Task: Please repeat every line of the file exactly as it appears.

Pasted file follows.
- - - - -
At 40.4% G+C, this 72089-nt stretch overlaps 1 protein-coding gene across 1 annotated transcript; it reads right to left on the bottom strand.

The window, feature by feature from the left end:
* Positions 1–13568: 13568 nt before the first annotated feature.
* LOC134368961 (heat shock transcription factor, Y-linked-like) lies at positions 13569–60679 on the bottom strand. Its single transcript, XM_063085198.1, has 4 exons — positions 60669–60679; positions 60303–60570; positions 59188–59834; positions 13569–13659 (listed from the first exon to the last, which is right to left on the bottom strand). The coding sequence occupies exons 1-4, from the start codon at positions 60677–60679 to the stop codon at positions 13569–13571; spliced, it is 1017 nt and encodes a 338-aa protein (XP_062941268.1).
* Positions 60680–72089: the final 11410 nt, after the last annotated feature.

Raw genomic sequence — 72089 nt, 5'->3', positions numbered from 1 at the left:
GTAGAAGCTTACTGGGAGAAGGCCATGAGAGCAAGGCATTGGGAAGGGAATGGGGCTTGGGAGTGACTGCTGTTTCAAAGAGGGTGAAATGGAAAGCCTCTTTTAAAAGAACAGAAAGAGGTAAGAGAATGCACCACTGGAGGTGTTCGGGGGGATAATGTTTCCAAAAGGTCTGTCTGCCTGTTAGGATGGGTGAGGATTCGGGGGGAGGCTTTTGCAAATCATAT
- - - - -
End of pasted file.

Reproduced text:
At 40.4% G+C, this 72089-nt stretch overlaps 1 protein-coding gene across 1 annotated transcript; it reads right to left on the bottom strand.

The window, feature by feature from the left end:
* Positions 1–13568: 13568 nt before the first annotated feature.
* LOC134368961 (heat shock transcription factor, Y-linked-like) lies at positions 13569–60679 on the bottom strand. Its single transcript, XM_063085198.1, has 4 exons — positions 60669–60679; positions 60303–60570; positions 59188–59834; positions 13569–13659 (listed from the first exon to the last, which is right to left on the bottom strand). The coding sequence occupies exons 1-4, from the start codon at positions 60677–60679 to the stop codon at positions 13569–13571; spliced, it is 1017 nt and encodes a 338-aa protein (XP_062941268.1).
* Positions 60680–72089: the final 11410 nt, after the last annotated feature.

Raw genomic sequence — 72089 nt, 5'->3', positions numbered from 1 at the left:
GTAGAAGCTTACTGGGAGAAGGCCATGAGAGCAAGGCATTGGGAAGGGAATGGGGCTTGGGAGTGACTGCTGTTTCAAAGAGGGTGAAATGGAAAGCCTCTTTTAAAAGAACAGAAAGAGGTAAGAGAATGCACCACTGGAGGTGTTCGGGGGGATAATGTTTCCAAAAGGTCTGTCTGCCTGTTAGGATGGGTGAGGATTCGGGGGGAGGCTTTTGCAAATCATAT